Scientists in Sheffield, curious as to how so many different kinds of plants are able to grow in low nutrient areas, have been carrying out tests to see how they thrive.
The answer, it seems, is that the plantlife is able to share, by each taking what it needs in a different form. The findings, say experts, could answer a question which has puzzled scientists for years, as well as ensuring their conservation, and improve people’s wellbeing.
“Our research answers the global question of how we get very high levels of plant species biodiversity, especially in ecosystems with very low amounts of soil phosphorus,” said Prof Gareth Phoenix, inset, from the University of Sheffield, who led the study.
“By helping to understand how we get high levels of biodiversity, we can also better protect ecosystems and conserve their biodiversity.
“People like being out in landscapes full of a diversity of plants, and you don’t need to know what all the different plants are to get the benefit of being surrounded by lots of different plants.”
A team of scientists, based at the University of Sheffield, has been carrying out the research using grasslands from the Peak District.
They used grasses, sedges and flowers which are more commonly found, from bird’s-foot trefoil to sorrel and ribwort plantain, as well as blue sedge and sheep’s fescue.
They wanted to test an ecosystem which was thriving with a high diversity, despite being low in the key nutrient phosphorus, with is essential for plant growth.
Using soil taken from the limestone grasslands of the Peak District, they were able to see how ecosystems can grow when different plants are competing for the same food.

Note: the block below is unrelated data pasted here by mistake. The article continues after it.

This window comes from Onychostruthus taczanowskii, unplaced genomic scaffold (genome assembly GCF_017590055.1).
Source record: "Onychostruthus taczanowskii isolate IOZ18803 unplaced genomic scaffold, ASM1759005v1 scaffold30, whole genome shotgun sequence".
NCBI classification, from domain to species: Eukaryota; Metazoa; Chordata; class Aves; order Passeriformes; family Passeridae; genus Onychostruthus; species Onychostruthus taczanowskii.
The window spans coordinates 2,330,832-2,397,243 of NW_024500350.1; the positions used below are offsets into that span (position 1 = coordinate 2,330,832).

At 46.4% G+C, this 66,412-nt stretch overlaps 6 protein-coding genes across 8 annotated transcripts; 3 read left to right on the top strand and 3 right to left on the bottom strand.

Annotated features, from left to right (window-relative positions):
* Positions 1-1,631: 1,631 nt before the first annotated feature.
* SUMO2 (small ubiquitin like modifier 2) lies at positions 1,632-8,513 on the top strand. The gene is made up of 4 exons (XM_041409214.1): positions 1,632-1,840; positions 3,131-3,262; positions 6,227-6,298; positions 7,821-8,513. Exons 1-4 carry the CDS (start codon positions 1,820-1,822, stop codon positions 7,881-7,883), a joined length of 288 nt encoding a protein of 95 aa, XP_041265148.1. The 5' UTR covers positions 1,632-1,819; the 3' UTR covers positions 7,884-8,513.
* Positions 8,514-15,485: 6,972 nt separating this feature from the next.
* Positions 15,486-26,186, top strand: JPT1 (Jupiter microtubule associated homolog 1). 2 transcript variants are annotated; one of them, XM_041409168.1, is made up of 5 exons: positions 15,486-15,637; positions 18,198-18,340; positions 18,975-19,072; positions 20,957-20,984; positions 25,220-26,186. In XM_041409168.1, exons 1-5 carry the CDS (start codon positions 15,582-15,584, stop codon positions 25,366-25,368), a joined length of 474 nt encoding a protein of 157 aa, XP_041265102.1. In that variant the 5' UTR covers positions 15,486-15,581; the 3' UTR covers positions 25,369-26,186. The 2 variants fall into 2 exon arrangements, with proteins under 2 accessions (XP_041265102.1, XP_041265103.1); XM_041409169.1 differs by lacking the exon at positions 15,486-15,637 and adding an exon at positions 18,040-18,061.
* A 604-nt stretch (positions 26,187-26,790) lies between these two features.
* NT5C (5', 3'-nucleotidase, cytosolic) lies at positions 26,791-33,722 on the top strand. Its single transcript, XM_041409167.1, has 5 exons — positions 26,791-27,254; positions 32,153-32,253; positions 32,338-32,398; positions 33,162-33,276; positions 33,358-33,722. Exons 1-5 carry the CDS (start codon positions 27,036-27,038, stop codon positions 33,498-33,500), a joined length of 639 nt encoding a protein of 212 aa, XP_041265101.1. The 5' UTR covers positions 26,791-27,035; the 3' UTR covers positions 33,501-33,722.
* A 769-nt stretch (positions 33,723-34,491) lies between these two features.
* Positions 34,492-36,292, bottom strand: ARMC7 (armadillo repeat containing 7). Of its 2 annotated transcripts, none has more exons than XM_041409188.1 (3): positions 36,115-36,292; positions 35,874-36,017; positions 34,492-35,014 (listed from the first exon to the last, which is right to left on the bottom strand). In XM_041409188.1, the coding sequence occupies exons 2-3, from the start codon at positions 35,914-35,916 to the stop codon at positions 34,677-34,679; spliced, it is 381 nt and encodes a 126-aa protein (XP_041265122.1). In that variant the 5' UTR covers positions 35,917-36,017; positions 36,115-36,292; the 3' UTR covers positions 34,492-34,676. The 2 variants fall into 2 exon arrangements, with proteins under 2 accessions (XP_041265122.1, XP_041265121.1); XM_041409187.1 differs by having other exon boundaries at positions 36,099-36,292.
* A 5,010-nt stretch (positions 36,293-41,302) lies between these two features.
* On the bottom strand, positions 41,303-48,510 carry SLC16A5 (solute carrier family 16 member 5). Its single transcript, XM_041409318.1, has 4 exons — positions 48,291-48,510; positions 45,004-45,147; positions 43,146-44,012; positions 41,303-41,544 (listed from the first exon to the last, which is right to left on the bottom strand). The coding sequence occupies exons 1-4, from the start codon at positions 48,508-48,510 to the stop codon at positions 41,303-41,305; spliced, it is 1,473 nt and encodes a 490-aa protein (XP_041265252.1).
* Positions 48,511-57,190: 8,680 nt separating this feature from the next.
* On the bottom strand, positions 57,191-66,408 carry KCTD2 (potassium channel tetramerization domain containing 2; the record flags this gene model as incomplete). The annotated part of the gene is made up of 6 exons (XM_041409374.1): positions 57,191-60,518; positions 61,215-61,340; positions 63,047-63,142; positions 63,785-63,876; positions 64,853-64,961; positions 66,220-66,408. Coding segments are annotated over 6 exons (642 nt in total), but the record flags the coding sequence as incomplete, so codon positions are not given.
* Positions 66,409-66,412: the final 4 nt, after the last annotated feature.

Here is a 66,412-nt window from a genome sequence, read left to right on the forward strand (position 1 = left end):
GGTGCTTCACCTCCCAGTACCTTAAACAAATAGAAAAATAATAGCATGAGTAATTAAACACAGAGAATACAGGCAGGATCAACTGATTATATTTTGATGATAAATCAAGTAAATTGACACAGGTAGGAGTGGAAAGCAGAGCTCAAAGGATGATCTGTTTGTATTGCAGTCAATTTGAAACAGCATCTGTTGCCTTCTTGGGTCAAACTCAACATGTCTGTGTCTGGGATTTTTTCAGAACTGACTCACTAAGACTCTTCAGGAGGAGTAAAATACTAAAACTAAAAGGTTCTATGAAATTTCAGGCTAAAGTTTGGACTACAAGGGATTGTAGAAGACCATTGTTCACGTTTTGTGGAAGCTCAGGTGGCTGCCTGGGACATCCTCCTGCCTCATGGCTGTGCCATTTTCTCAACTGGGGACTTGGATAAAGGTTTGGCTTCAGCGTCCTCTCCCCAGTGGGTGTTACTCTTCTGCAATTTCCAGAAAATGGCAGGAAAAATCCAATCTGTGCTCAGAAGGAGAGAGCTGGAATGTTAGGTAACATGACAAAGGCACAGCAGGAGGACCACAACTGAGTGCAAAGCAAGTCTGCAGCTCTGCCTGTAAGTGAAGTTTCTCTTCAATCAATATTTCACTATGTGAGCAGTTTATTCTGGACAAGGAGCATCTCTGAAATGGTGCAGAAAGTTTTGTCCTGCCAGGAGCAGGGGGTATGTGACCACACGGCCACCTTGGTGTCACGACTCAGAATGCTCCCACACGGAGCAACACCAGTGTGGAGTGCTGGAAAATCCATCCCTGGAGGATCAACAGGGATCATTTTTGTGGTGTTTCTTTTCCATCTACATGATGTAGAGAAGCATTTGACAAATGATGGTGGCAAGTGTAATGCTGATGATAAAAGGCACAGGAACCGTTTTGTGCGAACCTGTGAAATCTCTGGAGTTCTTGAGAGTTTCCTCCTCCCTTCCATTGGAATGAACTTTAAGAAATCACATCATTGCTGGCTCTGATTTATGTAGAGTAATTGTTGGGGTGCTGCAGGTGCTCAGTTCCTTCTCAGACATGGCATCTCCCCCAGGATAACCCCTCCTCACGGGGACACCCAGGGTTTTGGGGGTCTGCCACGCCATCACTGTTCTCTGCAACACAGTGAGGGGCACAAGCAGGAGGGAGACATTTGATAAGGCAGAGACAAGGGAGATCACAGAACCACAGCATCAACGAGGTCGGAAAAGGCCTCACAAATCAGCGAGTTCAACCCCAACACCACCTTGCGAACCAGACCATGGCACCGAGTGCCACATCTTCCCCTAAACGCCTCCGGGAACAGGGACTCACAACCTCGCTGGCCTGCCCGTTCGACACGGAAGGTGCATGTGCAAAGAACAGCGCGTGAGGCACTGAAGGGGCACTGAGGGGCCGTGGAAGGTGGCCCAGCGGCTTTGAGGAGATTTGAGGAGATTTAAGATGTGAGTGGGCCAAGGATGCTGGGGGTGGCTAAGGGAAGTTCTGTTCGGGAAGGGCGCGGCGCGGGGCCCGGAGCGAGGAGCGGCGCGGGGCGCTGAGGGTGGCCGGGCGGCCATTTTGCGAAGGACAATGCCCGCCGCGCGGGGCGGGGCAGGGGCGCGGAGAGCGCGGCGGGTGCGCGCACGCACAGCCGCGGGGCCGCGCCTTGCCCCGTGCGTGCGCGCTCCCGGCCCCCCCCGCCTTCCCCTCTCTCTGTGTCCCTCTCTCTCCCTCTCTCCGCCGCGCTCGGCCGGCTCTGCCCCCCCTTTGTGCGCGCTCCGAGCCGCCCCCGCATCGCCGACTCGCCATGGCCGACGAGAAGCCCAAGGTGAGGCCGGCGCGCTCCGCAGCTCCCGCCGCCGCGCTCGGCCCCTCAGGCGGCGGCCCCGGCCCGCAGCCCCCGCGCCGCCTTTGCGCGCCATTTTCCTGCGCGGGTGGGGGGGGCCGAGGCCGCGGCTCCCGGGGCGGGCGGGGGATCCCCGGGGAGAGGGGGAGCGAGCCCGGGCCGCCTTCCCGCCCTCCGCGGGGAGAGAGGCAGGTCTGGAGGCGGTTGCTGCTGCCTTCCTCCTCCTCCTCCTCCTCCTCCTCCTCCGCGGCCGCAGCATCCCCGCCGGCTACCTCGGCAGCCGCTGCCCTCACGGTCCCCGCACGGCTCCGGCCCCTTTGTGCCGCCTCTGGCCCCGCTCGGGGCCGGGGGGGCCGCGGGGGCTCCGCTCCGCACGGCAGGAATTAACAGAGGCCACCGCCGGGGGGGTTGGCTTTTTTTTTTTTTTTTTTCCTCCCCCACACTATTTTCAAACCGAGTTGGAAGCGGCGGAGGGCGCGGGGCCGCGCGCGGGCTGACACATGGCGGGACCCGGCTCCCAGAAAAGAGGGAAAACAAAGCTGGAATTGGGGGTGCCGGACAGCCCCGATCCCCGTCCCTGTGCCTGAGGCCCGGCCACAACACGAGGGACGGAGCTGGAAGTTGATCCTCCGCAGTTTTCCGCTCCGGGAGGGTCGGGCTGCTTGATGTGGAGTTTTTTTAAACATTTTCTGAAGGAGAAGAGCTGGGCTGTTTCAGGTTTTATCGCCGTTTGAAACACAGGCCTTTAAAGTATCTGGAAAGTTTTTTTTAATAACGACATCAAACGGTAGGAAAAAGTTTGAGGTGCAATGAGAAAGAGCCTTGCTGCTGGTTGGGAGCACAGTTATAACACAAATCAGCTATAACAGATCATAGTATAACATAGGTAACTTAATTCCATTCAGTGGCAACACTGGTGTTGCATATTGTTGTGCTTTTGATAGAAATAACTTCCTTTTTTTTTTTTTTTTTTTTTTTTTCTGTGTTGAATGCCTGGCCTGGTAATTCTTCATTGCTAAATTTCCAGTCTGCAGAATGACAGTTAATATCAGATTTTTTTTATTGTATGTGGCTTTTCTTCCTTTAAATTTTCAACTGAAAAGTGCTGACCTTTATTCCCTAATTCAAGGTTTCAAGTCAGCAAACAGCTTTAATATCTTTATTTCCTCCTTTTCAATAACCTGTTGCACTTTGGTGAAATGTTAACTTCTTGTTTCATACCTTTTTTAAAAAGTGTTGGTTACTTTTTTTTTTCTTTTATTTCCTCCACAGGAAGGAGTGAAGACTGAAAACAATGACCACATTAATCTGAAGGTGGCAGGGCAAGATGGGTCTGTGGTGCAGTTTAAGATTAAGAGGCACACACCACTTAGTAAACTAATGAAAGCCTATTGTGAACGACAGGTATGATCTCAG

And by injecting different types of phosphorus into the soil, they could then track which plants took up which type of nutrient.
Their findings show that the plants were able to share out the phosphorus by each preferring to take it up in a different form, in a practice known as ‘‘resource partitioning’’.
“Globally, ecosystems where phosphorus is in short supply are often the most biodiverse and have higher numbers of rare species,” said Prof Phoenix.
“Luckily enough, we have exactly this on our doorstep in our Peak District limestone grasslands.
“The plants had different preferences for the various phosphorus compounds.”
Some showed greater uptake from an ‘inorganic phosphorus’ form, the scientists explained, while some preferred to use a mineral bound phosphorus compounds such as calcium phosphate, and still others were better at using the organic compound DNA.
“Critically, this means the plants can co-exist because they are using different chemical forms of phosphorus in the soil.
"In other words, they are sharing the phosphorus.”
The research, which has been published in Nature Plants, used different radioactive compounds to trace the phosporus from the soil into the plants.
With such tiny amounts needed, the team from the University of Sheffield’s department of animal and plant sciences, could look at the natural behaviour of the plants, in their own soil, as
they could in nature.
The published work, Niche differentiation and plasticity in soil phosphorus acquisition among co-occurring plants, was funded by the Natural Environment Research Council.